If you do not think that business continuity – disaster recovery – and continuity of operations planning matters – just refer to the latest news that Delta Airlines will likely lose $120 million due to a recent power outage at one of their core centers for enterprise services. For the military, similar failures can result in far graver consequences. Beyond blizzards and hurricanes, in an age of increasing threats to information technology infrastructure due to cyber threats, planners must contend with more than just natural disasters and human error. When asked to develop plans to withstand these challenges many leaders will struggle to know where to begin. The following list may help you and your organization get started.
Determine what is critical first – Before you can begin to prioritize resources, reserves, and reporting requirements, you first have to determine what matters most. Priorities should drive decisions. You will have to rank priorities both for your customers’ needs as well as for your organization’s. Let your customers decide what is critical, while at the same time, ensure you communicate the full level of effort that would be required to provide full redundancy of services. Many of your customers will desire to have zero disruption, but when they see the price tag, they will realize that they have to make some tough decisions. Internally, you will have to make the same challenging choices. Your workforce will likely be impacted, and you will have to consider how to not just provide redundancy in equipment, but also in people. Consider what technical skills, and access, members of your team bring. Then think through how their absence in a time of crisis may impact your organization.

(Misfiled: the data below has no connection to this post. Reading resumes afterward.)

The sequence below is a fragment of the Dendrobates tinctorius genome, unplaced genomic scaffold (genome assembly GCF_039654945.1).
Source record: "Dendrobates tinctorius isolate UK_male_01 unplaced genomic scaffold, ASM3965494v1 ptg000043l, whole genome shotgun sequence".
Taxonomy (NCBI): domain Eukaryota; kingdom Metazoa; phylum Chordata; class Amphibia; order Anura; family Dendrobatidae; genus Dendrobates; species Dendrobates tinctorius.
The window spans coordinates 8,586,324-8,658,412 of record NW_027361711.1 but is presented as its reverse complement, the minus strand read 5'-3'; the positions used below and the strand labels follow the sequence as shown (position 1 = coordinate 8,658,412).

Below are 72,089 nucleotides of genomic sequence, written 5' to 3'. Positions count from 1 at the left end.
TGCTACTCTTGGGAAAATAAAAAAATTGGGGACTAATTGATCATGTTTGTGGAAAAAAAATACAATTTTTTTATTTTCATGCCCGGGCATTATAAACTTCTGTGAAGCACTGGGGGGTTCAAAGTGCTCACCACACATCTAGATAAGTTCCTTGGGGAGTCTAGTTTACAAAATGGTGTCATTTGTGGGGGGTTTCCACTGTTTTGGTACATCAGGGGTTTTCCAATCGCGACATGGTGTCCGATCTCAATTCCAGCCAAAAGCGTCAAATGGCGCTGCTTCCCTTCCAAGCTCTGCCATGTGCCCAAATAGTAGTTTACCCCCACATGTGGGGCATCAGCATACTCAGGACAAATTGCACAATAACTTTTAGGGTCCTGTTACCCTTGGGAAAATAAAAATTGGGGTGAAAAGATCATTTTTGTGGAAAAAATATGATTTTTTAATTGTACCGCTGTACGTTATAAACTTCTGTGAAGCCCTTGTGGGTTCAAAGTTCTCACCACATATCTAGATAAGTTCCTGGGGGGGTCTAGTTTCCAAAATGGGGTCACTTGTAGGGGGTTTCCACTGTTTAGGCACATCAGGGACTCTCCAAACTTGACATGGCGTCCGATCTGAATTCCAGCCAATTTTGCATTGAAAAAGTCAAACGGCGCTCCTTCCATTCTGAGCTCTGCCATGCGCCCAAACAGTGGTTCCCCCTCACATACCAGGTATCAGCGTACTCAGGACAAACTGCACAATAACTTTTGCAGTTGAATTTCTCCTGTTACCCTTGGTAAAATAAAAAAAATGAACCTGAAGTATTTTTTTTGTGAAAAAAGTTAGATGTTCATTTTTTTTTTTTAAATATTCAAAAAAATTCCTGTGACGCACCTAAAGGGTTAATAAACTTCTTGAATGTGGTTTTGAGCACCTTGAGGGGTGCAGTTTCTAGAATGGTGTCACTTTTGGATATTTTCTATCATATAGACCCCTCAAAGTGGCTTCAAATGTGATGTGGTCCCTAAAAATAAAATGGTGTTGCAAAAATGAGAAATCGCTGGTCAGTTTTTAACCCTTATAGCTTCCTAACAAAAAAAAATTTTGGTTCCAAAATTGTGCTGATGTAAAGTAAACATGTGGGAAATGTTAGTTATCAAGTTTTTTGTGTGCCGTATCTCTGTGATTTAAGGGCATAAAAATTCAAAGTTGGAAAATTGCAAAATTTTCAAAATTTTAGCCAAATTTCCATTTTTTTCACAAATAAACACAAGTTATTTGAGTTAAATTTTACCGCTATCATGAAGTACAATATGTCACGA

Set realistic objectives – As much as you would like to ensure zero disruption in services in the event of a disaster your organization may not have the money or manpower to deliver such results. By first determining your priorities, you can then scale how much you can deliver based on your means.
Do not over promise and under deliver – The last thing you want to do is promise 100% assured continuity in communications when you have known gaps in redundancy in your power, means of transmission, services infrastructure, or skilled personnel. You owe it to your customers, and your team, to identify precisely what you can guarantee both for continuity and recovery of services.
Focus to increase your resilience along multiple lines of effort – After you identify precisely what you can provide for continuity and recovery, you should then generate a vision, and plan to move forward to improve the resilience of your services. I recommend focusing within each of the following categories to document your vision and generate a sense of urgency in your leadership team.
- Business Continuity – Business continuity ensures that an organization can continue to deliver its services and support to customers in the event of a disaster. In order to get this right, organizations must plan with their customers, and not despite them. Resilience to withstand disruptions, the recovery of critical services, and contingency plans underpin business continuity must be viewed from a customer-first lens.
- Disaster Recovery – Disaster recovery focuses on how to return services after a catastrophic event occurs. Once the priority of services is determined, the next step is to determine how best they can be restored. Planning for disaster recovery is a subset of business continuity.